Chapter

Systems Biology in Cancer Research and Drug Discovery

pp 229-244

Date:

Applications of Network Bioinformatics to Cancer Angiogenesis

  • Corban G. RiveraAffiliated withDepartment of Biomedical Engineering, Johns Hopkins UniversityHigh-Throughput Biology Center, Johns Hopkins School of Medicine, Johns Hopkins University Email author 
  • , Liang-Hui ChuAffiliated withDepartment of Biomedical Engineering, Johns Hopkins University
  • , Joel S. BaderAffiliated withDepartment of Biomedical Engineering, Johns Hopkins UniversityHigh-Throughput Biology Center, Johns Hopkins School of Medicine, Johns Hopkins University
  • , Aleksander S. PopelAffiliated withDepartment of Biomedical Engineering, Johns Hopkins University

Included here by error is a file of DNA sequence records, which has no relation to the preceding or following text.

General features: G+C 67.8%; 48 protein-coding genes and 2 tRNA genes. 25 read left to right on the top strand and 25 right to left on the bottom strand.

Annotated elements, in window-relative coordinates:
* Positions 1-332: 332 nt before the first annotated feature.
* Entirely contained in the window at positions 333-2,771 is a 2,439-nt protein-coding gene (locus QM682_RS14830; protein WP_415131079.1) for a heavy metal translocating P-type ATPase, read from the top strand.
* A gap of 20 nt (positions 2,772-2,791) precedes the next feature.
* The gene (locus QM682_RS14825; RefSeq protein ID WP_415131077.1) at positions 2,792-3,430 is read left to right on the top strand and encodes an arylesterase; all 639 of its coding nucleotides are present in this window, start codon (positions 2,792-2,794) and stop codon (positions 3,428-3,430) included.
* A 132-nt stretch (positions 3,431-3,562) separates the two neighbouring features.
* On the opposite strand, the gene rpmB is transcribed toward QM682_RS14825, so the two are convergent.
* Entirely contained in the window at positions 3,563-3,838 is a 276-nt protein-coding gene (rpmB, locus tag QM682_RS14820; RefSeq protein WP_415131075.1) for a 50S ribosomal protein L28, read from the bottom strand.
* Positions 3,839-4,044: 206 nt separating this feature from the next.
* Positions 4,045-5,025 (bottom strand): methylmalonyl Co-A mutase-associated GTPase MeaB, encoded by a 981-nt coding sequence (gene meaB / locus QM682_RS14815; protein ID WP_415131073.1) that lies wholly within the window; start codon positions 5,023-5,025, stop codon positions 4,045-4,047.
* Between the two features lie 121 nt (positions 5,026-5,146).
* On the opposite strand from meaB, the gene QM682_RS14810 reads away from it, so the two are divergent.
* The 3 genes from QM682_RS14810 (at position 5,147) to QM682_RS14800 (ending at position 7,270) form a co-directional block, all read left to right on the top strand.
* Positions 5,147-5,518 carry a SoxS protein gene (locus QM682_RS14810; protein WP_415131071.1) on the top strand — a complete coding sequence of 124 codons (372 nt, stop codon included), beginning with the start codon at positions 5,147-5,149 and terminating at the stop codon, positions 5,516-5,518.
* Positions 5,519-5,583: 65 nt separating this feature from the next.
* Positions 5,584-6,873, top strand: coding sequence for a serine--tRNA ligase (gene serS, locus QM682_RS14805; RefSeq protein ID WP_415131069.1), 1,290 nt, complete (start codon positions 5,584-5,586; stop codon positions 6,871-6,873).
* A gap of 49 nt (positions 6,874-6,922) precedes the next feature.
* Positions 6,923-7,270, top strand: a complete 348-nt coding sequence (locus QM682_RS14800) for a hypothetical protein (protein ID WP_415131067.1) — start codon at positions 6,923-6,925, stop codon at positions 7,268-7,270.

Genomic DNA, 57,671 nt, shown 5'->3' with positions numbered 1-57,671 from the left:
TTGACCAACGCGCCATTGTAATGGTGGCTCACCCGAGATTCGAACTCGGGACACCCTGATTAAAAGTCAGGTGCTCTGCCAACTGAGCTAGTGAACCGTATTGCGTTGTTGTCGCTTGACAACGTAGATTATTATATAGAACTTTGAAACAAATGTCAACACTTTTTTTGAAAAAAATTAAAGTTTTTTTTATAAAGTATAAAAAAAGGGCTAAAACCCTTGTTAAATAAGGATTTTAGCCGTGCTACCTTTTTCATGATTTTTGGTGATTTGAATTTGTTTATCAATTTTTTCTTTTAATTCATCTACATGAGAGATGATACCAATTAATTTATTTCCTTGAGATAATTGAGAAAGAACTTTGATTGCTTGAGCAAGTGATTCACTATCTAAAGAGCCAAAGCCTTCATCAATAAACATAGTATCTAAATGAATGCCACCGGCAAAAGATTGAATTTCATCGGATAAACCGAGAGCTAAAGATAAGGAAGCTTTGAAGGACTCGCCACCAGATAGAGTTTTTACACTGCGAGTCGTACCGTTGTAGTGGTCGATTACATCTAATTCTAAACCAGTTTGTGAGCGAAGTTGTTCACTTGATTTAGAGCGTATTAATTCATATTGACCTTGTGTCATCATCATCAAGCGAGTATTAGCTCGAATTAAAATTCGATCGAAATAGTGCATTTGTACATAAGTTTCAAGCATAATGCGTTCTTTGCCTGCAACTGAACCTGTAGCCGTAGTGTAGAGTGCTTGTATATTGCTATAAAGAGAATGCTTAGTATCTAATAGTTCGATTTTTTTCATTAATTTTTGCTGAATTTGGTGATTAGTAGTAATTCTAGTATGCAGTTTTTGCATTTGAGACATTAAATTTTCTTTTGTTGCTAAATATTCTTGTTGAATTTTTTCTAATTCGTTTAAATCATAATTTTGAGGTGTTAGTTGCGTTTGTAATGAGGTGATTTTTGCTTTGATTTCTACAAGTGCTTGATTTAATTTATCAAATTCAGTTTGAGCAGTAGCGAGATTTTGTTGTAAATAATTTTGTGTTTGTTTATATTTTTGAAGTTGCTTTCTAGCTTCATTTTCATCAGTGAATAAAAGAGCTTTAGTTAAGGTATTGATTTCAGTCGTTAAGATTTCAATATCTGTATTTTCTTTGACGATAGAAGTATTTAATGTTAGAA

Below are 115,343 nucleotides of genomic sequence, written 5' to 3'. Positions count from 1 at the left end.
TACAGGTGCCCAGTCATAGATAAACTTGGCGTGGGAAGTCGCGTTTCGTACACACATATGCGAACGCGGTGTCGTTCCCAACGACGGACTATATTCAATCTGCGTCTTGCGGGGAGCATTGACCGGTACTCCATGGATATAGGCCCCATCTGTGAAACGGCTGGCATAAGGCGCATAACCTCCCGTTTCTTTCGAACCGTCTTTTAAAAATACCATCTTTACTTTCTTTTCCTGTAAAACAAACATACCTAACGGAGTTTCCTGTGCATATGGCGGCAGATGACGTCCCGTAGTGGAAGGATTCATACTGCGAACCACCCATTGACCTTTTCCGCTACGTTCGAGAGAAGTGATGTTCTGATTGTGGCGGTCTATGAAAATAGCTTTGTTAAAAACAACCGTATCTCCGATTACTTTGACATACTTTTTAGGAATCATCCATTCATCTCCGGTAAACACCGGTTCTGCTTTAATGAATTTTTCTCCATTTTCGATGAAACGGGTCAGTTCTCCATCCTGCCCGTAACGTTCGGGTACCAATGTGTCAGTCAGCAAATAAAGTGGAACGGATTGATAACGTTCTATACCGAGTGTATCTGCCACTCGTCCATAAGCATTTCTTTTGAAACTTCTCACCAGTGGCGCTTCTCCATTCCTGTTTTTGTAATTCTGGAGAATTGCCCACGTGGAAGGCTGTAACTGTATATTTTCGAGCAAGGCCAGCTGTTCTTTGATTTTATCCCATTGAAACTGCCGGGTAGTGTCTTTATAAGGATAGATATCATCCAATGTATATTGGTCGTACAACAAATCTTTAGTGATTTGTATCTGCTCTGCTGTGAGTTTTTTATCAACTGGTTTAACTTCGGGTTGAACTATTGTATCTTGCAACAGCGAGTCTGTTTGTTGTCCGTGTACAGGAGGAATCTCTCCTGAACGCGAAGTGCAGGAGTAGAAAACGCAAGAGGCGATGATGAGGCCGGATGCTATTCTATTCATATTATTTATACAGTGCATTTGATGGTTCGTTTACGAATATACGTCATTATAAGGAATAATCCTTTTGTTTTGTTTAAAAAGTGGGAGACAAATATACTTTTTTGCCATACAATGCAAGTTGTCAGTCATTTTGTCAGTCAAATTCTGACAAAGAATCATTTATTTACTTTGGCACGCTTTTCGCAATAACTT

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Abstract

Angiogenesis is the formation of new blood vessels from preexisting microvessels. Excessive and insufficient angiogenesis has been associated with many diseases including cancer, age-related macular degeneration, ischemic heart, brain, and skeletal muscle diseases. In this book chapter, we focus on the biological networks associated with angiogenesis in cancer. We review diverse studies on angiogenesis networks, including angiogenic signaling and angiogenic switch networks, global angiogenesis protein-protein interaction networks, crosstalk among angiogenic pathways, and drug networks. This chapter is for readers who are interested in cancer systems biology and bioinformatics, especially in angiogenesis.

Keywords

Network biology Network bioinformatics Bioinformatics Angio-genesis Angiogenesis signaling networks Protein interaction networks